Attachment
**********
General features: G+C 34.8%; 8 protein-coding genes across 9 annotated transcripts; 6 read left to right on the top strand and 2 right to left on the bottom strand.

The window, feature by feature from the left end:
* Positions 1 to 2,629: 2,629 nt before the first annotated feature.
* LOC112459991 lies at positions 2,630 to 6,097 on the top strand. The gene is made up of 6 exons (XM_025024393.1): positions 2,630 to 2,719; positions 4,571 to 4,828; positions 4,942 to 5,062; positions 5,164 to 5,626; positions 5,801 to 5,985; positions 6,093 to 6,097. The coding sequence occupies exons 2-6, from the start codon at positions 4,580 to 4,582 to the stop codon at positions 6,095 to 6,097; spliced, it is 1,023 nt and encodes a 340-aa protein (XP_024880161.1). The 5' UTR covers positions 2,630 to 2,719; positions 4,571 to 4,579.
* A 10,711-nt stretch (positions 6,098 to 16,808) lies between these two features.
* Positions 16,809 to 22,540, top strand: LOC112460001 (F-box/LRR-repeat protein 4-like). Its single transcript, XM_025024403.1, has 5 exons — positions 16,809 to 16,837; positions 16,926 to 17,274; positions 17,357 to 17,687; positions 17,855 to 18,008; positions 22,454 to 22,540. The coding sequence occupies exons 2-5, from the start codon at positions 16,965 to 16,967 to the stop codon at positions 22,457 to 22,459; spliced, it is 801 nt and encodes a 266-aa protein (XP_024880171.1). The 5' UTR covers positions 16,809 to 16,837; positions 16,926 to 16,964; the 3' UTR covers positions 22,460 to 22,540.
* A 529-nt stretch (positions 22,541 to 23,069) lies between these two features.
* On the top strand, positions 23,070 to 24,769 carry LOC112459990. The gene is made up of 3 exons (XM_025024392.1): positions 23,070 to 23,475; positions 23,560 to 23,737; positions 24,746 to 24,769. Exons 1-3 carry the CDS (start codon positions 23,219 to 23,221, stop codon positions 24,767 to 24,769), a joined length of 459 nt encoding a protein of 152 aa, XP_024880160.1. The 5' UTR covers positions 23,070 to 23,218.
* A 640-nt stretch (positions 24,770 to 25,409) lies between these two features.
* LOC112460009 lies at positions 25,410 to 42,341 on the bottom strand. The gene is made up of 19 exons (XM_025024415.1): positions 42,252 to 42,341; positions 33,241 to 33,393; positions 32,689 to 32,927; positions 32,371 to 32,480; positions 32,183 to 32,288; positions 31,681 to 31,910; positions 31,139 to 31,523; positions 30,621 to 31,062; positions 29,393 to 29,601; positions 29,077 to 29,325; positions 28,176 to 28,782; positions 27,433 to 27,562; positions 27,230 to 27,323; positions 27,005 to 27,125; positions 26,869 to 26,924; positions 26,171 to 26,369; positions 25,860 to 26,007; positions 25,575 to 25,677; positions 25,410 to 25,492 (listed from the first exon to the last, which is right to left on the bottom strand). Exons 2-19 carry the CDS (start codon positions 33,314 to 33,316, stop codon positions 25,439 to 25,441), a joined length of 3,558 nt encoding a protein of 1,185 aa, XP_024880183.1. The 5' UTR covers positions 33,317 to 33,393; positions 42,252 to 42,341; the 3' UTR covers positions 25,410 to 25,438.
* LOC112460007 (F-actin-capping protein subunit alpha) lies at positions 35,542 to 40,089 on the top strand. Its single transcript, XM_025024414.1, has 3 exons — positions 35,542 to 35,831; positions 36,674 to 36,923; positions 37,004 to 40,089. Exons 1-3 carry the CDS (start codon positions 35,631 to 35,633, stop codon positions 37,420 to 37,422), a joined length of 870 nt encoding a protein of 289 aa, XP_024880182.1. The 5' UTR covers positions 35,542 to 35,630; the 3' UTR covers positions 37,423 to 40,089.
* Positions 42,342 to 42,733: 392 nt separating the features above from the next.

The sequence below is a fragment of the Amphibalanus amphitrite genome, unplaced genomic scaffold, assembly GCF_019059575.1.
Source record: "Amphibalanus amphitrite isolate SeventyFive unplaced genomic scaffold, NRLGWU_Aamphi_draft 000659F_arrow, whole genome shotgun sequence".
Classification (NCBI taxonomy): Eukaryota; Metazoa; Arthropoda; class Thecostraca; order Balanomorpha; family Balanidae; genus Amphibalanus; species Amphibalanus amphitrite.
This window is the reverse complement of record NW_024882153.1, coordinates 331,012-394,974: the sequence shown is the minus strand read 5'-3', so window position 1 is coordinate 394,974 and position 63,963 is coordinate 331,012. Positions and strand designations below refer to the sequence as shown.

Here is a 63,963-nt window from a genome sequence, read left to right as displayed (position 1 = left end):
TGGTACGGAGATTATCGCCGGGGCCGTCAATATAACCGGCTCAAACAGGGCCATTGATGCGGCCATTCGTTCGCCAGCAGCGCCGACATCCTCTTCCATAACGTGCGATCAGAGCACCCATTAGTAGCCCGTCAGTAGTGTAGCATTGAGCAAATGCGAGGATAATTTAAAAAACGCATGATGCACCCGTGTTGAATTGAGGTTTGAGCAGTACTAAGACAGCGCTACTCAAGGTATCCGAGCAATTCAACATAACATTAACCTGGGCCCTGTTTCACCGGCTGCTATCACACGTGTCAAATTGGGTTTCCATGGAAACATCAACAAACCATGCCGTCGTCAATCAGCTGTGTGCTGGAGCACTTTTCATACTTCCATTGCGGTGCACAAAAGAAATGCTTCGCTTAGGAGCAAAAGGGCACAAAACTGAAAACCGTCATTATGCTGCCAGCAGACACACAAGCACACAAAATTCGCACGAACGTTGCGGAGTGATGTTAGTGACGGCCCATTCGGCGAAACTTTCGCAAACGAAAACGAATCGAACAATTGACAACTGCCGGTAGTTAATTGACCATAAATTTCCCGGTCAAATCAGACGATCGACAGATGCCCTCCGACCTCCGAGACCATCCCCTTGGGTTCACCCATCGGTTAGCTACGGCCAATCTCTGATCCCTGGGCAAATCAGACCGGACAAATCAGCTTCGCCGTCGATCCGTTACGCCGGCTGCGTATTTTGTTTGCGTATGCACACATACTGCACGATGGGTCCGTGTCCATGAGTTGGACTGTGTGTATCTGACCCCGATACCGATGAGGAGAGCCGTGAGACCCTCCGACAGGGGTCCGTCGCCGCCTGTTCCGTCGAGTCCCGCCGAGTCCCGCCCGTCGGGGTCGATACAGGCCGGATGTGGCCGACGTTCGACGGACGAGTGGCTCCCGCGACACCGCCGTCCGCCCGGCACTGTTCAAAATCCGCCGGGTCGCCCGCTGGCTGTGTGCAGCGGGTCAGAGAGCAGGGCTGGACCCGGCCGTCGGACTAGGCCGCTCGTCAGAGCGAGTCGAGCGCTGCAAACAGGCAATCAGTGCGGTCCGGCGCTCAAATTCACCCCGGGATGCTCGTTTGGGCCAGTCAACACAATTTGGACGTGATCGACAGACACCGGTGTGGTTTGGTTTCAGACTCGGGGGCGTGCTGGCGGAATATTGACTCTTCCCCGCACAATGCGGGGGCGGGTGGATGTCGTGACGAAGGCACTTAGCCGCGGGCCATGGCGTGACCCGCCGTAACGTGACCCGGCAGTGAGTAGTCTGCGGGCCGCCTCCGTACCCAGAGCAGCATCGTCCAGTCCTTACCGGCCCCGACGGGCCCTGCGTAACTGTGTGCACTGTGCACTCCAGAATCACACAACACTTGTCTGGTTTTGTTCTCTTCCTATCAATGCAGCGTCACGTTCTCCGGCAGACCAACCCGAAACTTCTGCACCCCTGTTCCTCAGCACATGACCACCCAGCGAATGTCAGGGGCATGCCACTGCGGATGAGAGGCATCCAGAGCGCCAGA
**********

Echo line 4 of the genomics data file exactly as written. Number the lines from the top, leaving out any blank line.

* LOC112459991 lies at positions 2,630 to 6,097 on the top strand. The gene is made up of 6 exons (XM_025024393.1): positions 2,630 to 2,719; positions 4,571 to 4,828; positions 4,942 to 5,062; positions 5,164 to 5,626; positions 5,801 to 5,985; positions 6,093 to 6,097. The coding sequence occupies exons 2-6, from the start codon at positions 4,580 to 4,582 to the stop codon at positions 6,095 to 6,097; spliced, it is 1,023 nt and encodes a 340-aa protein (XP_024880161.1). The 5' UTR covers positions 2,630 to 2,719; positions 4,571 to 4,579.